Sycamores look ill, but they will survive
This sycamore, growing near Myersville, displays the effects of anthracnose disease. The fungus inhibits leaf elongation by attacking young leaves as they develop.
Many sycamores are displaying signs of anthracnose disease this spring. Anthracnose is much more prevalent during times of cool, wet conditions. The anthracnose fungus can inhibit leaf elongation by attacking young leaves as they develop. The leaves are curled up and often have brown blotches along the midrib.
Sycamore trees eventually grow out of this damage once the mean daily temperature rises above 65 degrees. Continued anthracnose infestations may result in the development of large cankers along the main trunk or clusters of dead twigs, giving the branches a "witches broom" appearance.
The quick-growing sycamore rarely dies from anthracnose because they can outgrow the damage, but sometimes a small or weakened tree can succumb.
In all likelihood there will be a number of plant diseases showing up this year due to the cold, rainy weather we experienced.
Soil compaction affects root health
Most terrestrial plants are highly dependent on the soil for their welfare. The tree roots in soil collect water, nutrients and secure the tree to the ground. A very favorable soil contains 50 percent open "pore" space, 45 percent minerals, and 5 percent organic material. The pore spaces in the soil are important to store water, air and other gases, and to provide open spaces for root growth and development.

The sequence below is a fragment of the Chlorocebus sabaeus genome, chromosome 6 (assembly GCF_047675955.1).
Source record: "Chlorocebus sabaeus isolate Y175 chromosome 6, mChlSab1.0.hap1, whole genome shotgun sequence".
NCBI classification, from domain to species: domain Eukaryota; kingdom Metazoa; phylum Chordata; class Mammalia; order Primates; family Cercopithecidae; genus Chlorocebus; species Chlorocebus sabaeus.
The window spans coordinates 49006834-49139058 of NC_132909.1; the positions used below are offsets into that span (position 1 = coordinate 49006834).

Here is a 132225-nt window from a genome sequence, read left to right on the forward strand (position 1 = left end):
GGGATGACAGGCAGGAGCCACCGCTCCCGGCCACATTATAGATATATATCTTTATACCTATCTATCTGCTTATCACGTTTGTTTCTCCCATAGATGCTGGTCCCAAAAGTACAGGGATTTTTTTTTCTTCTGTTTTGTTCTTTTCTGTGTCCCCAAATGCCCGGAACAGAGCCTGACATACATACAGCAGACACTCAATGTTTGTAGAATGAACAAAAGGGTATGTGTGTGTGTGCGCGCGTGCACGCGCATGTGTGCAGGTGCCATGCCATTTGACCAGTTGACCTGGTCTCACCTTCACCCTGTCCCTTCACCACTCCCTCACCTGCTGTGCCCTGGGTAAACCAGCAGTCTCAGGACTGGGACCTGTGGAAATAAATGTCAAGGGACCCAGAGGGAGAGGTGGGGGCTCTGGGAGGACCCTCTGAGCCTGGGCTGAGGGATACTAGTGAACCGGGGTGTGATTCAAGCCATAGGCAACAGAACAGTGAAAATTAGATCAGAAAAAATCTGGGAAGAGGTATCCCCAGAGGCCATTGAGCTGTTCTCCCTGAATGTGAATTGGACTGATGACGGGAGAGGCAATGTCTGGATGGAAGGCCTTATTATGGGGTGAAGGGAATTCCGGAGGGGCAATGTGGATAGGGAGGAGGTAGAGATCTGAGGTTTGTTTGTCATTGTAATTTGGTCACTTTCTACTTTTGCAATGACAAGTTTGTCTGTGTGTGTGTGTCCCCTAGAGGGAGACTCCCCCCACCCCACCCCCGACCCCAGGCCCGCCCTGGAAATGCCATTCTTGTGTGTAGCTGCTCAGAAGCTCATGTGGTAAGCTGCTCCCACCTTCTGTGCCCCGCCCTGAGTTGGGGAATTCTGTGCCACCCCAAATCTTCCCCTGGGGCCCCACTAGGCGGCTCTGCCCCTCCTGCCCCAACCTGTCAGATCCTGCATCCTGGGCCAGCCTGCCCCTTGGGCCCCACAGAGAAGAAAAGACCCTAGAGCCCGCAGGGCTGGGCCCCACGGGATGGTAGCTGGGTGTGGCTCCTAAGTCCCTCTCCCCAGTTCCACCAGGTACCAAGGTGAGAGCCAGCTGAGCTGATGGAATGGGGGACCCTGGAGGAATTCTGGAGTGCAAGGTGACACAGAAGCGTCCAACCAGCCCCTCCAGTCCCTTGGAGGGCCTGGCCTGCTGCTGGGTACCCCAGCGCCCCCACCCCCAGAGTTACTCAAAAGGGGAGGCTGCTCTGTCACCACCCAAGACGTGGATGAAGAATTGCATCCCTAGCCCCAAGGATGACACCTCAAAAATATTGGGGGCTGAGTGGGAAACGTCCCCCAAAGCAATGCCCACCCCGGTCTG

A condition that dramatically affects the productivity of the soils is when it loses some of its pore space from compaction. Soil compaction occurs when heavy objects run over the soil and compress it to the point that pore spaces are reduced. Repeated compression results in a compacted soil with very small pore spaces.
Some of the more common compaction occurs with heavy equipment, large animals, people and heavy watering. This loss of pore space limits root penetration so that trees have superficial roots or an abundance of surface roots. The hard surface also inhibits water absorption, so much more runoff occurs and the soil is less able to retain water.
Soil compaction affects aeration and the reduced air flow affects root growth, causes buildup of toxic substances and results in higher soil temperatures, which can destroy tree roots and other microscopic and macroscopic plants and animals.
If soil compaction is so damaging, how can it be prevented or repaired?
Limiting access to the forest and landscape is the best preventive measure. Using mulch around trees or designating walkways is another good idea.
Ways to correct compacted soils include tillage, incorporating organic matter into the soil, cultivating plants and flowers, encouraging earthworms with mulch and organic material, and fertilizing trees.
Article by FCFCDB
Nature Notes for 5/29/2011